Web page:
On May 30, 2016, an extraordinary thing happened in Africa. A bloodthirsty tyrant was convicted of crimes against humanity and put away for life behind bars. Hissene Habre, that bloody despot, received his just dues for killings, tortures, rape and sexual slavery when he ran the north central African country of Chad from 1982 to 1990.
Hissene Habre is a brilliant man, having earned a Ph.D from a French university in the 1970s. In the course of a decade and a half career in politics, he failed to apply his education towards making his country a better place for its people. After receiving his degree, he returned to his country and joined the civil service. In time, Habre became involved in politics, starting out from his northern Chad hometown among his Toubou ethnic group. The messy nature of Chadian politics—allegiances were based on ethnicity and religion—pitted ethnic groups against one another for control of the central government in Ndjamena, the capital. Habre thus came up the ranks of ethnic based political organizations. His Forces Armees du Nord (FAN) which he built into a powerful military organization captured Ndjamena in 1982. Habre declared himself President and thus began an era of gross human rights violations. He sent his forces after civilians in territories controlled by his political adversaries. Thousands of civilians were killed in these sweeps. Political opponents were arrested, tortured and killed. The Sara, Hadjerai and Zaghawa ethnic groups bore the brunt of these ethnic cleansing campaigns.
In 1990, Habre was ousted from power by Idris Derby, the current President. Habre fled to neighboring Cameroon then later went into exile in Senegal. For several years, he lived in obscurity until his indictment in 2005 for war crimes and crimes against humanity. Habre’s indictment represented a significant step forward in the attitude of the international community to hold diabolic and despotic African leaders with blood on their hands accountable for their actions. For a very long time African tyrants got away with unspeakable crimes. Idi Amin compiled a grisly sanguinary record in Uganda and was known to feed his political opponents to zoo lions. Francisco Macias Nguema of Equatorial Guinea killed or drove into exile a third of the country’s population. Kamuzu Banda in Malawi jailed scores of people and killed.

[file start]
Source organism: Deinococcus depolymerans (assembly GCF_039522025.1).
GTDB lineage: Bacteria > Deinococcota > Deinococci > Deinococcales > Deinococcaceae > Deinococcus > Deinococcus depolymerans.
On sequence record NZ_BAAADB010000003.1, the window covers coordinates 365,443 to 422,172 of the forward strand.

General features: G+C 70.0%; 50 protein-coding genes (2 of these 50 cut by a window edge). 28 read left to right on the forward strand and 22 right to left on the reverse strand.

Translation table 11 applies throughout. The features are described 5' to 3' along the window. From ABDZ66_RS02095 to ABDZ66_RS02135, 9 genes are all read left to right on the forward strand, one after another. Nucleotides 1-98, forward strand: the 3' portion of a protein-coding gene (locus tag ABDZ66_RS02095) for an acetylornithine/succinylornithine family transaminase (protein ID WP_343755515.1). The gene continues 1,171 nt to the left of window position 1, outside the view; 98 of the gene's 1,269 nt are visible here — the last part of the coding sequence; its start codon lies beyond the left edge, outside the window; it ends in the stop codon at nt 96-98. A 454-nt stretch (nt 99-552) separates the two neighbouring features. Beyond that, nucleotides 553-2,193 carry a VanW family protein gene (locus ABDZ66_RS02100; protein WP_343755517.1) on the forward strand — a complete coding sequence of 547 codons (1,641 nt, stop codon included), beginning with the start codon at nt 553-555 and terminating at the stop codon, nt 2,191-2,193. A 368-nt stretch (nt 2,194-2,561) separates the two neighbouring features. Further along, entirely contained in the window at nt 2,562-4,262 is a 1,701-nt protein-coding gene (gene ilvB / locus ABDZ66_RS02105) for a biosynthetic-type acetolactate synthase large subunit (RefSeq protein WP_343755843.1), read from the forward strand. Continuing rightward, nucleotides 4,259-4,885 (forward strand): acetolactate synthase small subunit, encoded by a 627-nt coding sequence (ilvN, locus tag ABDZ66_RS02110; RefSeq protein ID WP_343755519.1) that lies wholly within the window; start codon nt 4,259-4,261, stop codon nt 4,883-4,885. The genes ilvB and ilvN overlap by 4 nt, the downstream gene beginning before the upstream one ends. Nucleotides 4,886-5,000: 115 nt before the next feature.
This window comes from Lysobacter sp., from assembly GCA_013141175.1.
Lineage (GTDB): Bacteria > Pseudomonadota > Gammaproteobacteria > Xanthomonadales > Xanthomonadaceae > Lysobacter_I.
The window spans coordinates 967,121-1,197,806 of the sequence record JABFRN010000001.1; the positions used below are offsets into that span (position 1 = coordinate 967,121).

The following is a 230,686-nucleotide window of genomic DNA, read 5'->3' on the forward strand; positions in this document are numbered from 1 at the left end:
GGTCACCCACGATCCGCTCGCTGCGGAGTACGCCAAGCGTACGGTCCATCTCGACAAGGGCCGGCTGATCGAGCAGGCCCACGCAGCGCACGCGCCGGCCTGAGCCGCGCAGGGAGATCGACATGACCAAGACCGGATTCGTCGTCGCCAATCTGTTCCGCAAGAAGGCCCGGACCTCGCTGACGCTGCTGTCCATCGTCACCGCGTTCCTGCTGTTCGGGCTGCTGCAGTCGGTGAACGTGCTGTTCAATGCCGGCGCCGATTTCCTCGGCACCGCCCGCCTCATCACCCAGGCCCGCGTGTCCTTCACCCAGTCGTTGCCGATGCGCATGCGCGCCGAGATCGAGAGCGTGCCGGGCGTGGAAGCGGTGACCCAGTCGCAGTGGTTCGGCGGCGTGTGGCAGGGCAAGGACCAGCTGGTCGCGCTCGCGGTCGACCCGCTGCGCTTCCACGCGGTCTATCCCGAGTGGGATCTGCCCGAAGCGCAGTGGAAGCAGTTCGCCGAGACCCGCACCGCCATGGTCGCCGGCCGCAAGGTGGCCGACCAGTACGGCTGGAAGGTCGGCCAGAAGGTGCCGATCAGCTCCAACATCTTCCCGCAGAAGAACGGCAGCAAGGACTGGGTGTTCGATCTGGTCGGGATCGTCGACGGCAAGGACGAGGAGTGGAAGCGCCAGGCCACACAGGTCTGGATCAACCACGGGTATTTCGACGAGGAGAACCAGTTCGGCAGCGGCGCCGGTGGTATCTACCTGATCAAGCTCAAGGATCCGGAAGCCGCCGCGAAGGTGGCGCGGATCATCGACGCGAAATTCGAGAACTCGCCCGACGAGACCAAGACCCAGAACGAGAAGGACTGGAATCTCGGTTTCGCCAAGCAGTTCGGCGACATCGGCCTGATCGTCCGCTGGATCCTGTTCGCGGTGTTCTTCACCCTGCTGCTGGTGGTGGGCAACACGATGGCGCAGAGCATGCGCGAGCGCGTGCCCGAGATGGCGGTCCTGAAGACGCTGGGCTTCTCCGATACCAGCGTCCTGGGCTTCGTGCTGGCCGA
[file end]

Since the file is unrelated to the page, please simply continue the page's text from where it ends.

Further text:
Habre’s conviction is the second time an African Chief of State has been convicted for war crimes and crimes against humanity. In 2012, an international court convicted former Liberian leader Charles Taylor for aiding and abetting war crimes in Sierra Leone and sentenced him to 50 years in prison. Former Ivorian Leader, Laurent Gbagbo, is currently on trial for electoral violence and other crimes against humanity. Al Bashir of Sudan is an indicted fellow sought after by the ICC. Uhuru Kenyatta of Kenya was hauled before the ICC for electoral violence as well. He managed to wiggle out of it after the ICC concluded that relevant agencies in his government were uncooperative in gathering evidence against him.
Africans are heaving a collective sigh of relief these days at the actions of the international community through the ICC and the African Union court which convicted Habre. To the extent that the fear of being held accountable by the ICC for human rights abuses is a powerful check on brutal despots, Africans are mightily cheered.